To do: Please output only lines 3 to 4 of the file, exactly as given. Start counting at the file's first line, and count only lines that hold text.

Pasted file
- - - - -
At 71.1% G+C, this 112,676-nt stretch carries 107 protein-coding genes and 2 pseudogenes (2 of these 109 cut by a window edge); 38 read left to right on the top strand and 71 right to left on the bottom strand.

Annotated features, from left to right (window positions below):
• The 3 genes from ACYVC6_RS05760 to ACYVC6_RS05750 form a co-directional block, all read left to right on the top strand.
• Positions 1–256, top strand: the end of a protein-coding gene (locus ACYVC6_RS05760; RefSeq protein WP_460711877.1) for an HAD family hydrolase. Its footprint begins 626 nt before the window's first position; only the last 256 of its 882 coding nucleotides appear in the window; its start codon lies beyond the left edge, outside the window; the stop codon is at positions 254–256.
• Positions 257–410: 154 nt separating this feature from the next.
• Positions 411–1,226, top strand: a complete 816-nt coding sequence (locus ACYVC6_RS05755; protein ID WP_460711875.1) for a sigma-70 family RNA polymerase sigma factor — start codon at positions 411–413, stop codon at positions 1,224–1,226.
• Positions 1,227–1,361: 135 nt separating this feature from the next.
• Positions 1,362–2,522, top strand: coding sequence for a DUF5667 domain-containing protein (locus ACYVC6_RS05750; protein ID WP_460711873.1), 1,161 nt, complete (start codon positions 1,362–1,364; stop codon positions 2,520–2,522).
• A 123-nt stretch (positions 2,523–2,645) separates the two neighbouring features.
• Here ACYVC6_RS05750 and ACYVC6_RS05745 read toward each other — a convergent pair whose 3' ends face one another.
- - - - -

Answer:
• The 3 genes from ACYVC6_RS05760 to ACYVC6_RS05750 form a co-directional block, all read left to right on the top strand.
• Positions 1–256, top strand: the end of a protein-coding gene (locus ACYVC6_RS05760; RefSeq protein WP_460711877.1) for an HAD family hydrolase. Its footprint begins 626 nt before the window's first position; only the last 256 of its 882 coding nucleotides appear in the window; its start codon lies beyond the left edge, outside the window; the stop codon is at positions 254–256.